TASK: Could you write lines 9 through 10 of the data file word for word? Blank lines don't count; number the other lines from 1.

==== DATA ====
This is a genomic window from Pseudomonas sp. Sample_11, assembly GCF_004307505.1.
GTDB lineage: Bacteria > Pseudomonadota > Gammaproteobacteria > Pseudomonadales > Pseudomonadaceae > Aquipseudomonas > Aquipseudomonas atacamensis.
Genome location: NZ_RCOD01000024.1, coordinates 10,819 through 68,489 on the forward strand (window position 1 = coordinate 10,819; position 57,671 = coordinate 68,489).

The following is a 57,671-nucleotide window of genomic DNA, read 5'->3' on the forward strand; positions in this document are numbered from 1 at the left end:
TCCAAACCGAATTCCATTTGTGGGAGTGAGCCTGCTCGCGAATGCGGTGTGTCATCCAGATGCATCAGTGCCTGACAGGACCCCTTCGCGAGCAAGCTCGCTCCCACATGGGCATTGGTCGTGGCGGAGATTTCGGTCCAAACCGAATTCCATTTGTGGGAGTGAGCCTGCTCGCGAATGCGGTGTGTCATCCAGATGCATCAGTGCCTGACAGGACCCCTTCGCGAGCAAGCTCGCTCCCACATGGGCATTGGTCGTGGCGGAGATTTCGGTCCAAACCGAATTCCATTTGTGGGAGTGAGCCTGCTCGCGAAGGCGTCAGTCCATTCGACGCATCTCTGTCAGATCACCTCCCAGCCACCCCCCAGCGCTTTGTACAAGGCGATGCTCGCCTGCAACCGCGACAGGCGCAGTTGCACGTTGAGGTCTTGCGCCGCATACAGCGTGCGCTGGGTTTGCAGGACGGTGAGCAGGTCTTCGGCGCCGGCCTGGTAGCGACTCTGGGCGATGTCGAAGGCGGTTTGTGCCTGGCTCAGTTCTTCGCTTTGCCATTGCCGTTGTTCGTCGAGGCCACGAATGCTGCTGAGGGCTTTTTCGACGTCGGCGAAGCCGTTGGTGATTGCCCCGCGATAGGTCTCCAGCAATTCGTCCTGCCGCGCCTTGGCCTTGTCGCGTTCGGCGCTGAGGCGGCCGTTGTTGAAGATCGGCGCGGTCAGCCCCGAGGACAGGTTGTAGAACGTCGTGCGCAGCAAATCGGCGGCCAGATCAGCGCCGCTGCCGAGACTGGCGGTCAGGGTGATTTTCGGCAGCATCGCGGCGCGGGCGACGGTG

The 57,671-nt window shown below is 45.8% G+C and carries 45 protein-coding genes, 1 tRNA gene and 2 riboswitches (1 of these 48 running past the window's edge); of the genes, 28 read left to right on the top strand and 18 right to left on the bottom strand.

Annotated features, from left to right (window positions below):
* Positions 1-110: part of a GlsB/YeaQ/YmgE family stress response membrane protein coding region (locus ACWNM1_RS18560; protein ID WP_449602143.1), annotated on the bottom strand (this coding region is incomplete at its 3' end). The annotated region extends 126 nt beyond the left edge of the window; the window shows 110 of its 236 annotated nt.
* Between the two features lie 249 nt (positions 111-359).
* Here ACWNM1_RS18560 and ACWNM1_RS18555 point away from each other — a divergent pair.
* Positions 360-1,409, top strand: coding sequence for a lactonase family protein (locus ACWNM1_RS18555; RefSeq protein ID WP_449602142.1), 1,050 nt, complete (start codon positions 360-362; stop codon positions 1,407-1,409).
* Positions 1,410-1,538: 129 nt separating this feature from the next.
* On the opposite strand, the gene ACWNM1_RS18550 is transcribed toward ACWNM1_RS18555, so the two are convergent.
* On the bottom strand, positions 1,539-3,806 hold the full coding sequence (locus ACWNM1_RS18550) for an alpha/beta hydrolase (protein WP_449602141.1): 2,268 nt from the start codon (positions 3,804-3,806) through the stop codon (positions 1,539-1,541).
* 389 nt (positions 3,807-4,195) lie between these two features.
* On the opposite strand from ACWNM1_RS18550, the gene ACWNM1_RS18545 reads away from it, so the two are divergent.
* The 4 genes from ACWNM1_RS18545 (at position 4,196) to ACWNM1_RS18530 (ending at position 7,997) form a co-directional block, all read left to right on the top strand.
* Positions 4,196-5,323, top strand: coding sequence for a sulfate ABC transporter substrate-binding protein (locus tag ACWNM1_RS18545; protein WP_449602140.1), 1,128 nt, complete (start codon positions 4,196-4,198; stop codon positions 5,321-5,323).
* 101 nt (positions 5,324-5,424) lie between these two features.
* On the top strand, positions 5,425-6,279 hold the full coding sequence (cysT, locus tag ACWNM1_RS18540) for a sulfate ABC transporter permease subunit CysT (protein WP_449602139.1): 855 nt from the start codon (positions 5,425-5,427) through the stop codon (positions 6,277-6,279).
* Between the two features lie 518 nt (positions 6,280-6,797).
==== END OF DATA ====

* Between the two features lie 249 nt (positions 111-359).
* Here ACWNM1_RS18560 and ACWNM1_RS18555 point away from each other — a divergent pair.